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I have a git repository on a Dropbox folder, shared between a Linux machine and a Windows machine. I try to sync only on the Windows machine, because I am aware of "issues" that may arise. Occasionally I do a small commit on the Linux box, though, to track my changes,

But now I am really curious, what git is doing: Id did not touch the file fonttest.tex, but git reports me it has been modified:

towi@havaloc:~/Dropbox/latex$ git status fonttest.tex
# On branch master
...
#   modified:   fonttest.tex

And the diff lists the whole file: All lines deleted, and inserted again. Ok, probably an CRLF-issue. So I ask todos and fromdos to convert back-and-forth with and without CR and CRLF. But -- you guess already -- no change for git: All lines changed.

Hmm, I thought, Since I know nothing has changed, I get a clean copy:

mv fonttest.tex fonttest.tex1
git checkout fonttest.tex

And because I am a curious person, want to see the difference:

diff fonttest.tex fonttest.tex1

nothing. Really?

towi@havaloc:~/Dropbox/latex$ md5sum fonttest.tex*
d3544bd060504ebb682b2e446375b3b3  fonttest.tex
d3544bd060504ebb682b2e446375b3b3  fonttest.tex1

Really. And what is git thinking about it?

towi@havaloc:~/Dropbox/latex$ git status fonttest.tex
# On branch master
...
#   modified:   fonttest.tex

Man, you just checked it out for me! What's the matter here? Why is git thinking the file has changed?

Here is an excerpt of my config. I did make some adjustements concerning CRLF, by following someones tip for Dropbox sharing. But... I just cant follow git here.

towi@havaloc:~/Dropbox/latex$ git config -l       
diff.renames=copies
apply.ignorewhitespace=change
apply.whitespace=nowarn
core.whitespace=cr-at-eol
core.repositoryformatversion=0
core.filemode=false
core.logallrefupdates=true
core.symlinks=false
core.ignorecase=true
core.eol=lf
core.autocrlf=input
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2 Answers 2

up vote 1 down vote accepted

While it's probably okay to keep a Git repository inside a Dropbox folder, the problem is that multiple systems will be sharing a working directory and an index if you keep them there. Git wasn't really designed for this sort of usage.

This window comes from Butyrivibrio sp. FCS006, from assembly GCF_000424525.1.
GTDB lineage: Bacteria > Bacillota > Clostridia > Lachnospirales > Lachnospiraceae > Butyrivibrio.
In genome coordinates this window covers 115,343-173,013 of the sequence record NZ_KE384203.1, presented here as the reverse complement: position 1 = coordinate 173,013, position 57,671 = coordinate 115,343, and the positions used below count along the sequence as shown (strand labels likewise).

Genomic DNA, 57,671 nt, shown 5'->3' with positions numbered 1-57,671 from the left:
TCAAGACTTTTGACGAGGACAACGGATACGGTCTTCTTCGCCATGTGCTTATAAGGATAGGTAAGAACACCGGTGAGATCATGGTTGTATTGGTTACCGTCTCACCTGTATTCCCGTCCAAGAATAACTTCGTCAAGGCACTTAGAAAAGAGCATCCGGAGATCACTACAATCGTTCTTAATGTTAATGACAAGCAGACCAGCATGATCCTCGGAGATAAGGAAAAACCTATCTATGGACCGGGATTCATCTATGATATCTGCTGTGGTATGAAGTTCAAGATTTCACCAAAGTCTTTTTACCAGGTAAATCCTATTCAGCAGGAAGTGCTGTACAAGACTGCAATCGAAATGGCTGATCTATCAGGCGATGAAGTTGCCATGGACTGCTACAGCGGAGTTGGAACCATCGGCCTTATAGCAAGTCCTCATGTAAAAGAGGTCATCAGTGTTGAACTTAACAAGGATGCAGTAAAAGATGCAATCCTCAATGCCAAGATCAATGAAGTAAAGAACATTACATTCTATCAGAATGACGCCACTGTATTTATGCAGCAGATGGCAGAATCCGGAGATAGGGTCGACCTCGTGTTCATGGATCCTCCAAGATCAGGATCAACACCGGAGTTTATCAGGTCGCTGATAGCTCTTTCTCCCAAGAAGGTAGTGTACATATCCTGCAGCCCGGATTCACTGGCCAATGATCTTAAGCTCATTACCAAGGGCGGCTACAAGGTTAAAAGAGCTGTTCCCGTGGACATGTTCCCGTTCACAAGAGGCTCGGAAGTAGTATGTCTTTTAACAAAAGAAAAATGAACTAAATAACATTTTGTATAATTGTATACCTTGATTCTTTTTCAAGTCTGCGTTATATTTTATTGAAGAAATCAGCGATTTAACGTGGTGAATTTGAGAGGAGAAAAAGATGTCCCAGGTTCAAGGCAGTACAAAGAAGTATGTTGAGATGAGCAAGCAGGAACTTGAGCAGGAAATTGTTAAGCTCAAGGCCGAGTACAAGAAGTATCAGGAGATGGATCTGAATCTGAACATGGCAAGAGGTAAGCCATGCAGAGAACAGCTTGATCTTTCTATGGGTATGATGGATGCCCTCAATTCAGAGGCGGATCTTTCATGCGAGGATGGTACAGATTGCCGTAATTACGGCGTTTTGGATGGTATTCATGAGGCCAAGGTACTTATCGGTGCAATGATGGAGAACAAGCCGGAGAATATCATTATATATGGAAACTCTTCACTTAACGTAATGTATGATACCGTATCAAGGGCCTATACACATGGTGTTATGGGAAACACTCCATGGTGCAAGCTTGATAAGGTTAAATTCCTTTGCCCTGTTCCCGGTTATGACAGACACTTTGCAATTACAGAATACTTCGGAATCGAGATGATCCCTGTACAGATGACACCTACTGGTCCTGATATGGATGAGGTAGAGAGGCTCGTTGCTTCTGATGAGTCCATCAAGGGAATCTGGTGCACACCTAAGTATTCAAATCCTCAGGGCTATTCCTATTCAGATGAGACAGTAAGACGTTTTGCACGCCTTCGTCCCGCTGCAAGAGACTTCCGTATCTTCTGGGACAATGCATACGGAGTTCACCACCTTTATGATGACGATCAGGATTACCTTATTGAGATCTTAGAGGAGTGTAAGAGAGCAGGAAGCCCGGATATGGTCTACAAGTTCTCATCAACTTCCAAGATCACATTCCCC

My guess is that the problem you're running into has something to do with this. Perhaps it's a line-ending issue, since your Windows machine will use \r\n but your Linux machine will use \n.

If you want to use Dropbox to keep Git repositories in sync, I would recommend keeping a bare repository in Dropbox, then pull from and push to it from separate repositories. This way, the bare repository will be synchronized via Dropbox, but each operating system will keep its own working directories and indexes separate.

You would do this on your Linux machine:

mv ~/Dropbox/latex ~/
cd ~/latex
git init --bare ~/Dropbox/latex.git
git remote add dropbox ~/Dropbox/latex.git
git push dropbox master

Then, on your Windows machine do this:

cd %USERPROFILE%
git clone Dropbox\latex.git
cd latex
git remote rename origin dropbox

From this point forward, you would do all your work inside ~/latex (Linux) and %USERPROFILE%\latex (Windows). When you make commits you want to share, you would use git push dropbox master in one repo and git pull dropbox master in the other.

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Good idea. I didn't think of that. This way I could also handle the required different paths in both OS'es. –  towi Jan 17 '13 at 9:48

You're snipping some potentially important information from the git status output. Does git status say "Changes not staged for commit" or "Changes to be commited". If it says the latter, the reason the file is always showing as modified is because you have uncomitted changes in the index.

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not staged. I can the git add the file and it appears as staged for commit –  towi Sep 2 '11 at 8:56

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